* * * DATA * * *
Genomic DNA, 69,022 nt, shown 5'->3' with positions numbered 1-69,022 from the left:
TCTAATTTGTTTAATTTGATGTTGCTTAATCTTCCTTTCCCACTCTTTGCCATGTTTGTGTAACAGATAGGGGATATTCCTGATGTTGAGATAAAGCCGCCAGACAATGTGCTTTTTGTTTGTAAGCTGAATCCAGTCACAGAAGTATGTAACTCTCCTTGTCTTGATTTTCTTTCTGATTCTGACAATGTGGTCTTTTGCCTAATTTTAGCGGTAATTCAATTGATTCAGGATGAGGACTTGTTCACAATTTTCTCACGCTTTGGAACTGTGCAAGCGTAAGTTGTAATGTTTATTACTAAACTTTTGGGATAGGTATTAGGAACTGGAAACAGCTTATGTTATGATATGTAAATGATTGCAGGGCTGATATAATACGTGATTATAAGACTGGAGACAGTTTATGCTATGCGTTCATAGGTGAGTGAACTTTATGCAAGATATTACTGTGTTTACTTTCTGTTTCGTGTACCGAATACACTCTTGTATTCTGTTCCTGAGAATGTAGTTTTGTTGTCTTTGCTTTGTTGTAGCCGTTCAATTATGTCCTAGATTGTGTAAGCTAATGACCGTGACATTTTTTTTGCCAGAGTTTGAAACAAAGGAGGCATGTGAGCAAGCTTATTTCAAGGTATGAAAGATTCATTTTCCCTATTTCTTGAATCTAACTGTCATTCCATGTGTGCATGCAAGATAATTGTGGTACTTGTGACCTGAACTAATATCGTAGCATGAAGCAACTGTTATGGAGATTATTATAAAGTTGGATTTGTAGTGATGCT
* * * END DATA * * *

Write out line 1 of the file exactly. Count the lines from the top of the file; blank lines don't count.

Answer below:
Genomic DNA, 69,022 nt, shown 5'->3' with positions numbered 1-69,022 from the left: